Amazing Dad: Carnell Cooper

Filed under: Amazing Parents

Dr. Carnell Cooper of Baltimore wants to do more than save lives. He wants to change them. Credit: Dr. Carnell Cooper

Amazing Dad:
Carnell Cooper, who started the University of Maryland Medical Center's Violence Intervention Program, which provides intense support services for victims of intentional violent injury, to enable them to make major life changes

Carnell's Family:
Wife: Danielle, married eight years; Kids: Twins Elisa and Elena, 5, Ella, 3

Carnell Lives In:
Baltimore, Maryland

Why Carnell Is Amazing:
Dr. Carnell Cooper, a trauma surgeon for 17 years, got tired of patching up wounded kids so they could go back to the mean streets of Baltimore to get fresh wounds.

But he remembers one kid in particular. He came to the University of Maryland Medical Center with gunshot wounds one night. Six months later, he was back. That time, the wounds were too severe.

Carnell watched him die. A nurse tried to comfort the doctor, telling him there's nothing he could have done. Some people just can't be helped.

He refused to accept that. Children are not born to be criminals, victims or both. "We expect people to behave like they're living on Main Street, but these are not easy circumstances to overcome," Carnell tells ParentDish.

"If you're going to pull yourself up by your bootstraps, you first have to have boots," he says.

In 1998, Carnell created the Violence Intervention Program (VIP) at the hospital. He claims the hospital is the state's busiest trauma center for violent injuries. He also claims his is the first hospital-based anti-violence program in the country.

"We, as surgeons, become cynical at times," he says. "This program keeps me from being cynical."

VIP provides substance abuse counseling, job skills training and other support services to trauma victims. Carnell and his colleagues did a study four years ago that showed people in the program were six times less likely to be readmitted with a violent injury and three times less likely to be arrested for a violent crime. The kids he treats are good people, Carnell says. They only lack the light to show the way.

"They might not have had parents or grandparents who wanted them to succeed," he says.

Thankfully, Carnell did. Although his parents were only teenagers when he was born in 1955, he was raised by a grandmother in a small town in South Carolina. Life was tough, as racial segregation still ruled the South, but Carnell and his grandmother were tougher.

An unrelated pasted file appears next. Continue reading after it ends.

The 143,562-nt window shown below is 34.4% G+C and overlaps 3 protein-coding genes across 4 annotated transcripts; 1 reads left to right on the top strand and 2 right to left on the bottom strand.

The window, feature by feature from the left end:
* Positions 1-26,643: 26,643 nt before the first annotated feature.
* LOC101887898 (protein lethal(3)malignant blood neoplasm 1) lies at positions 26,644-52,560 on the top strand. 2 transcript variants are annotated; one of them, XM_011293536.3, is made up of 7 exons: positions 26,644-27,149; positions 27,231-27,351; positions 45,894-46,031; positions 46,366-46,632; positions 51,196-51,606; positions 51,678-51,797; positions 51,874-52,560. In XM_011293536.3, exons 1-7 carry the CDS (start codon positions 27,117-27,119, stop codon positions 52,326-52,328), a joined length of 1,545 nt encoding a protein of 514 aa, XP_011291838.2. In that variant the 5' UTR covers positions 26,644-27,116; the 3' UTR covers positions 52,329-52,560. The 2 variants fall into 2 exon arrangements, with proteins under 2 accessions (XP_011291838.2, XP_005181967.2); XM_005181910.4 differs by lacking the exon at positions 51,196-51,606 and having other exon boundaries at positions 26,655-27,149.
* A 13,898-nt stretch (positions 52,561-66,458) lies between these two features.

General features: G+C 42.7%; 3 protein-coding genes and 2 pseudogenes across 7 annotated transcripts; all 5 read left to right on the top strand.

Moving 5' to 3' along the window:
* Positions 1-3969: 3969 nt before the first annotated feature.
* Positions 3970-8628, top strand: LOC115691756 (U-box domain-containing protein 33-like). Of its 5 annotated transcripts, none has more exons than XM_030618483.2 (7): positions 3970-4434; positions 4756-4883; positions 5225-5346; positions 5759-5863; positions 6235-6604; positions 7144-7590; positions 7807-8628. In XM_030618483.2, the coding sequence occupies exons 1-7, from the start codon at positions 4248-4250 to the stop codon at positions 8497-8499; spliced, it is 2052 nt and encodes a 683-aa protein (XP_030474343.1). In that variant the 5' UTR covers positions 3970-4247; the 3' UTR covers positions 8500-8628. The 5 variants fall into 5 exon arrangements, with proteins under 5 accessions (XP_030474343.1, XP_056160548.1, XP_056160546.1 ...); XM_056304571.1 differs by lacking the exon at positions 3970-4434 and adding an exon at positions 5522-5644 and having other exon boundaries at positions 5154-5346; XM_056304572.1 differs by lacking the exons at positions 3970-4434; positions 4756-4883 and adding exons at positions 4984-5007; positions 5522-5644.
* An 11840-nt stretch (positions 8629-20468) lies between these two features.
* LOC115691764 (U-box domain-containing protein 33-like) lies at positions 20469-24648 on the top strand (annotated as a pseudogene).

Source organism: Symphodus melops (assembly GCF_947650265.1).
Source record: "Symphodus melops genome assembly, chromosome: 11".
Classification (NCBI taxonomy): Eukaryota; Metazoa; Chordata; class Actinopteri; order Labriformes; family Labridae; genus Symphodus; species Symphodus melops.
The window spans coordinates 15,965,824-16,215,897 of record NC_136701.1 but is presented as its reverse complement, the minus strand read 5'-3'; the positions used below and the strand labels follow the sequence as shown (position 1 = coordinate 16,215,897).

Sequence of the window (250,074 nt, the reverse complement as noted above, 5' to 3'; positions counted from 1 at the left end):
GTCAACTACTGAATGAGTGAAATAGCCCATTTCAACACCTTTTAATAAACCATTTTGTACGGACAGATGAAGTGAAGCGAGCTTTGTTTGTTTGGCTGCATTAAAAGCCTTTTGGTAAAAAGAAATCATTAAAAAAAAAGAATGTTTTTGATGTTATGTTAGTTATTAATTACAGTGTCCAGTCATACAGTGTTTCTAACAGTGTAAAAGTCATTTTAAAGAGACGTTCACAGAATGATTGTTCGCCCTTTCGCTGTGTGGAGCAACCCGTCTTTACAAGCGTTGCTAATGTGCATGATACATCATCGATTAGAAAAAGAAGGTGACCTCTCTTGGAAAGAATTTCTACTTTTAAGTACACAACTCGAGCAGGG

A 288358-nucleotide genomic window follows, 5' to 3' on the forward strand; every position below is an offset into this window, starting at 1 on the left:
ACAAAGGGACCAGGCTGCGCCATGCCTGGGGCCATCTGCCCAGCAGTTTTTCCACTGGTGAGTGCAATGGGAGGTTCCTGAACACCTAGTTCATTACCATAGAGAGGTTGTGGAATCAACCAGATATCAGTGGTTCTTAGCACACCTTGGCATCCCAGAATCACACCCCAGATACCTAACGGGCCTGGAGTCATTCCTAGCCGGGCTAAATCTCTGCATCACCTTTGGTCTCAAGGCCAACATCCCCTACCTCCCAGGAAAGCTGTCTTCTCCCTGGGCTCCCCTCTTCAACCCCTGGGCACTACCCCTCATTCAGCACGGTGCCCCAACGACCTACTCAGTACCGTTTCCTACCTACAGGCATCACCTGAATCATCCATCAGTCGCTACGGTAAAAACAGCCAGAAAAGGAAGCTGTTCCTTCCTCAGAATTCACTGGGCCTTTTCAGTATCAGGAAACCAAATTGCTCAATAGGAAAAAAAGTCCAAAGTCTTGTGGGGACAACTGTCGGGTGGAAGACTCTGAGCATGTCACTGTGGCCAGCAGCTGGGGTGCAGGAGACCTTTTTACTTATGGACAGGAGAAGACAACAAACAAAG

He got involved as a youth in an anti-poverty program called A Better Chance. "It was just like, wow, the opportunities were just incredible," he says. Through the program, he got to hang out with a surgeon. "That was the coolest thing ever," he says. "He had control over his life, he helped people."

Carnell attended Yale University and the Duke University School of Medicine. At first, he wanted to be a family practice physician and return to South Carolina. Ultimately, he was drawn to trauma surgery.

Now, 17 years later, he is still the civilian equivalent of a "MASH" surgeon -- sewing up the wounded as soon as they are brought in from a different kind of war.

"It's still fun," he says. "People think it's odd when I say that, but working in trauma, you take the opportunity to do what doctors do -- save lives."

That's also the reason he believes in VIP so much. "It allows our group to save lives again," he says.

Carnell wants his own daughters, 5-year-old twins Elisa and Elena and 3-year-old Ella to know how it feels to help others, to have empathy for the downtrodden.

But how can he do that when they are being raised in a level of comfort Carnell himself still finds it hard to believe he's achieved?

"I've been asking myself that question since they were born," he says. "I worry very much about teaching them the importance of giving."

He's started by taking his older daughters to work. "You have to show kids by being their guide," the devoted doctor explains.

For Carnell, empathy for his patients is not hard. They are the kind of poor, struggling people with whom he grew up in South Carolina. "These are folks from home."

Carnell's Patient Howard McCray Says:
"I'm a changed man. Dr. Cooper, he saved me."

Recognition: Honored by CNN as one its "2009 Heroes."

Carnell's Guilty Pleasure: Sneaking in a round of golf

Carnell's Best Advice: "Find that thing you really believe in, that gives you a reason to live and work on it."

Carnell's Wisdom: "My children are my core, my center."

Related: Amazing Dad: Gordon Hartman

Want to see who else made the list? Click here for the rest of AOL's 2010 Amazing Dads!

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AdviceMama Says:
Start by teaching him that it is safe to do so.